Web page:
By Pat Harty
IOWA CITY, Iowa – When it comes to racism, the past is usually what brings shame and disgust.
The past is when blacks couldn’t vote, when segregation ruled and when college sports was as white as cotton.
But there were exceptions on the college landscape, including the University of Iowa, which for over a century has been at the forefront in promoting racial equality through athletics.
That’s not an opinion.
It’s a fact.
Kinney Holbrook made history when he joined the Iowa football team in the fall of 1895. The Tipton native became the university’s first African-American football player, and among the first in the nation.
To put that in perspective, Wilbur Jackson was the first black player to be offered a scholarship from Alabama, where he played running back from 1971-73 under the legendary Bear Bryant, and nearly 80 years after Holbrook had played for Iowa.
By the early 1970s, Iowa had provided opportunities to countless black players, from Holbrook to Duke Slater to Ozzie Simmons to Calvin Jones to Frank Gilliam to Eddie Vincent to Bob Jeter to Willie Fleming to Wilburn Hollis to Silas McKinnie to Larry Ferguson to Levi Mitchell, and that’s just the prominent black players.
Slater played tackle at Iowa from 1918-21, and did so without wearing a helmet, which has since added to his legend. He also played 10 seasons in the NFL and was the first black lineman in league history.
Slater would go on to become just the second African-American judge in Chicago history and served in that role for nearly two decades until his death in 1966.
That isn’t to say it’s been total racial harmony up until the current controversy in which numerous former black Iowa players have described a culture of racial disparities and bullying within the Iowa football program under veteran head coach Kirk Ferentz.
Chris Doyle is at the center of the of accusations, and Iowa’s former strength and conditioning coach agreed this past Sunday to a separation package that will pay him $1.1 million and cover his family’s medical expenses for 15 months.
Doyle also agreed to not pursue legal action as part of the separation.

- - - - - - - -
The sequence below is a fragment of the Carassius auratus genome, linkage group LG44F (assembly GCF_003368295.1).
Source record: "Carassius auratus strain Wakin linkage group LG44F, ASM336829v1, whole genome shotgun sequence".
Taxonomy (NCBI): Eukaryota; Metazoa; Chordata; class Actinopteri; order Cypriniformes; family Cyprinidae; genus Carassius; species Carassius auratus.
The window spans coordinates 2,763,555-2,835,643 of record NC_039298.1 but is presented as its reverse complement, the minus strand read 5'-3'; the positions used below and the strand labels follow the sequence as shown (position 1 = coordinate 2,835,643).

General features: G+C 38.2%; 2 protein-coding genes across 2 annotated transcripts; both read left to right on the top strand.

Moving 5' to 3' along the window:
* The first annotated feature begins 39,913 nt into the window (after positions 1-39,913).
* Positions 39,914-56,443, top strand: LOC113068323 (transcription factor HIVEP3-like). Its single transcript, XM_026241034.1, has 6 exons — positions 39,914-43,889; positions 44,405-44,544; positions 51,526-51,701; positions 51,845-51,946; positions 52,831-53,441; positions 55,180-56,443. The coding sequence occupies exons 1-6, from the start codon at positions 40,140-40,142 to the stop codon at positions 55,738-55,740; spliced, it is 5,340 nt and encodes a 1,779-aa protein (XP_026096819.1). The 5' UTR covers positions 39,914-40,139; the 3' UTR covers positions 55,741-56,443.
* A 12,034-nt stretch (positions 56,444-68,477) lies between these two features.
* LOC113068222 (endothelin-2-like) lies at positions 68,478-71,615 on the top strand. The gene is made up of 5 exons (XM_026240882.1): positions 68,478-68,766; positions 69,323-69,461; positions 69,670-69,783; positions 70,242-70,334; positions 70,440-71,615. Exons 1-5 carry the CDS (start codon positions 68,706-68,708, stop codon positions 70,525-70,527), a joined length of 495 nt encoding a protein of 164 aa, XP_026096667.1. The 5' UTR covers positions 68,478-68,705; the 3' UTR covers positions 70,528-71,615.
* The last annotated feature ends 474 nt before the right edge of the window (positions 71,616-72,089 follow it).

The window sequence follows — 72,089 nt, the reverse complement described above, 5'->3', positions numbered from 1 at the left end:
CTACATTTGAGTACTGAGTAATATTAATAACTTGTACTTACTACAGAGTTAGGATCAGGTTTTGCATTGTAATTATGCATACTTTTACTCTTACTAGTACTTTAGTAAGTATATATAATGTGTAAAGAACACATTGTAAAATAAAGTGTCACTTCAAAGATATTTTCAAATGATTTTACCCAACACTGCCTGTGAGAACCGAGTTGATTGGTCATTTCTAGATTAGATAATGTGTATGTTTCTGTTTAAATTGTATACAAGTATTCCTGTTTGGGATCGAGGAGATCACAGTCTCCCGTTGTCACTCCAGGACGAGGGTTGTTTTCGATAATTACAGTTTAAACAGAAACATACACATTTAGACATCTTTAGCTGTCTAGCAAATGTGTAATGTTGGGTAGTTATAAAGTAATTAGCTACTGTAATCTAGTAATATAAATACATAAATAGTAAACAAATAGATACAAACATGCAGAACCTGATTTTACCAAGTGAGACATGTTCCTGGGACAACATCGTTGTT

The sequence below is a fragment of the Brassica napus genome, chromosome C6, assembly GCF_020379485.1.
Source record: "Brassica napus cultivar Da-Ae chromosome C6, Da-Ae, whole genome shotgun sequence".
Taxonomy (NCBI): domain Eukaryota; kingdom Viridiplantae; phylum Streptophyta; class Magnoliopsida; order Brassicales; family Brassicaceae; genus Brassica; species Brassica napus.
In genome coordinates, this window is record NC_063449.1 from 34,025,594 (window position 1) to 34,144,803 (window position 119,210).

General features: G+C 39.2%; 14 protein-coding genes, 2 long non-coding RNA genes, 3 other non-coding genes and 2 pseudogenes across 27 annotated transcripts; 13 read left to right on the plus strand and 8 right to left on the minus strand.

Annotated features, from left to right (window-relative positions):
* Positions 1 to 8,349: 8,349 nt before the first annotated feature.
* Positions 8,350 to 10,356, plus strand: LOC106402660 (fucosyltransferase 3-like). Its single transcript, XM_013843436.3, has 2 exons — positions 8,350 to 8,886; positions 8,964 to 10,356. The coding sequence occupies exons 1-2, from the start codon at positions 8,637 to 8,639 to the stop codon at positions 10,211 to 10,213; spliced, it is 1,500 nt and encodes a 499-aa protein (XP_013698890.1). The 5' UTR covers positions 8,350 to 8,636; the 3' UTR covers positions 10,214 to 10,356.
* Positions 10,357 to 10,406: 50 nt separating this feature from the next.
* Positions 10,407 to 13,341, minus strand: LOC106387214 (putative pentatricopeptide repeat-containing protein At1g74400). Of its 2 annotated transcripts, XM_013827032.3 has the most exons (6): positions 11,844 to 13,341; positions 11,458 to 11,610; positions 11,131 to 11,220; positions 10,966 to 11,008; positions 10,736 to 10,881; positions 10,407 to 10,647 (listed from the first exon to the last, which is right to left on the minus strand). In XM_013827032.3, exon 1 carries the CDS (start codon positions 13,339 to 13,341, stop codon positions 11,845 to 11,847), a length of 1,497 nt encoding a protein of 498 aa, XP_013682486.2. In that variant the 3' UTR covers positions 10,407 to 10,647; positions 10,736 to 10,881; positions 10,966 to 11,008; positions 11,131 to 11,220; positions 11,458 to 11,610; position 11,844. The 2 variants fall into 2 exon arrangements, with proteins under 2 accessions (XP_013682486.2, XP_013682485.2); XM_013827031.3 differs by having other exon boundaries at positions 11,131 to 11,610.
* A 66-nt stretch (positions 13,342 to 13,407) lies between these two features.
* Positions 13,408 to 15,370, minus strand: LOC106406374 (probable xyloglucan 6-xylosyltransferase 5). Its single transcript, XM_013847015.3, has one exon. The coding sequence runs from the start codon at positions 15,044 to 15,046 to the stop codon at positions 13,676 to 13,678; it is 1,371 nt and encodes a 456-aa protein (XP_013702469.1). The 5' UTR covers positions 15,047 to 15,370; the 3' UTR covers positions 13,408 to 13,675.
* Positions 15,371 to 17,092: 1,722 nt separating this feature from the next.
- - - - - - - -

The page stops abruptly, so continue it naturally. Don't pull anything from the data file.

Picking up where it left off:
His departure was just the start of a long and painful process that includes an independent review that is currently being conducted by a law firm from Kansas City, Mo.
“There’s still a lot of difficult conversations to have,” said Iowa Athletic Director Gary Barta. “There have been some really difficult conversations so far.”
Iowa has dealt with racial unrest before, most notably the black boycott in 1969 when 16 African-American football players, including eight lettermen, boycotted spring practice under head coach Ray Nagel.
The civil rights movement was raging and the Iowa campus was no exception.
The players were upset over how two other black players on the team had been disciplined by Nagel, and their anger quickly turned into a movement on campus.
Seven of the 16 black players were ultimately reinstated to the team, but Nagel would last just two more seasons as Iowa finished 5-5 in 1969 and 3-6-1 in 1970 before he was fired.
The next 10 years would be some of the bleakest in program history as the Iowa football team sunk to near the bottom of the Big Ten in the 1970s, the low point being a disastrous 0-11 season in 1973.
It wasn’t until Hayden Fry was hired as head coach shortly after the 1978 season that the misery finally started to end.
Fry had a reputation for rebuilding downtrodden football programs, and he was also a pioneer in regard to racial equality.
Fry broke the color barrier in the Southwest Conference by recruiting Jerry LeVias to play for Southern Methodist University in the mid-1960s. It was an unpopular move that took, courage, resolve, vision and character.